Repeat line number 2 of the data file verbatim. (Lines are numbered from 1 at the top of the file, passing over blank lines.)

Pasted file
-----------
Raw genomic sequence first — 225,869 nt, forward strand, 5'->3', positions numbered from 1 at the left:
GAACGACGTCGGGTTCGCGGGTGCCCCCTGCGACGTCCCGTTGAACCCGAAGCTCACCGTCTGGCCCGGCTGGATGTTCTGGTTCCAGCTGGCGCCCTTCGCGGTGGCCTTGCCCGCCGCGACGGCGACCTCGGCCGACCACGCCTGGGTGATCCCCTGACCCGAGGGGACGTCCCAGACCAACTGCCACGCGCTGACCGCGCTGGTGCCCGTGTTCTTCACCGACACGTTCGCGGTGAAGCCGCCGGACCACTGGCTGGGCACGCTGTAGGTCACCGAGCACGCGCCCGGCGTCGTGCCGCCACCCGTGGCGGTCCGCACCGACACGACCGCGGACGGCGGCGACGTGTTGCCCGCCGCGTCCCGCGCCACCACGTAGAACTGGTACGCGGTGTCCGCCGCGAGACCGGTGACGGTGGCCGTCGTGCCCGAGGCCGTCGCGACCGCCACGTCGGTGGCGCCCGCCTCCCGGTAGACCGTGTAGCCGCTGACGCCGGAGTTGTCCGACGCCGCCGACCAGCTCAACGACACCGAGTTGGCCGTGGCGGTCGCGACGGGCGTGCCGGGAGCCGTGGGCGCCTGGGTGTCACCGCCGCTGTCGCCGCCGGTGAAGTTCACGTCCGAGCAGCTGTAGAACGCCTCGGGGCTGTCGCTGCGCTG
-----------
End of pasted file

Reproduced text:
GAACGACGTCGGGTTCGCGGGTGCCCCCTGCGACGTCCCGTTGAACCCGAAGCTCACCGTCTGGCCCGGCTGGATGTTCTGGTTCCAGCTGGCGCCCTTCGCGGTGGCCTTGCCCGCCGCGACGGCGACCTCGGCCGACCACGCCTGGGTGATCCCCTGACCCGAGGGGACGTCCCAGACCAACTGCCACGCGCTGACCGCGCTGGTGCCCGTGTTCTTCACCGACACGTTCGCGGTGAAGCCGCCGGACCACTGGCTGGGCACGCTGTAGGTCACCGAGCACGCGCCCGGCGTCGTGCCGCCACCCGTGGCGGTCCGCACCGACACGACCGCGGACGGCGGCGACGTGTTGCCCGCCGCGTCCCGCGCCACCACGTAGAACTGGTACGCGGTGTCCGCCGCGAGACCGGTGACGGTGGCCGTCGTGCCCGAGGCCGTCGCGACCGCCACGTCGGTGGCGCCCGCCTCCCGGTAGACCGTGTAGCCGCTGACGCCGGAGTTGTCCGACGCCGCCGACCAGCTCAACGACACCGAGTTGGCCGTGGCGGTCGCGACGGGCGTGCCGGGAGCCGTGGGCGCCTGGGTGTCACCGCCGCTGTCGCCGCCGGTGAAGTTCACGTCCGAGCAGCTGTAGAACGCCTCGGGGCTGTCGCTGCGCTG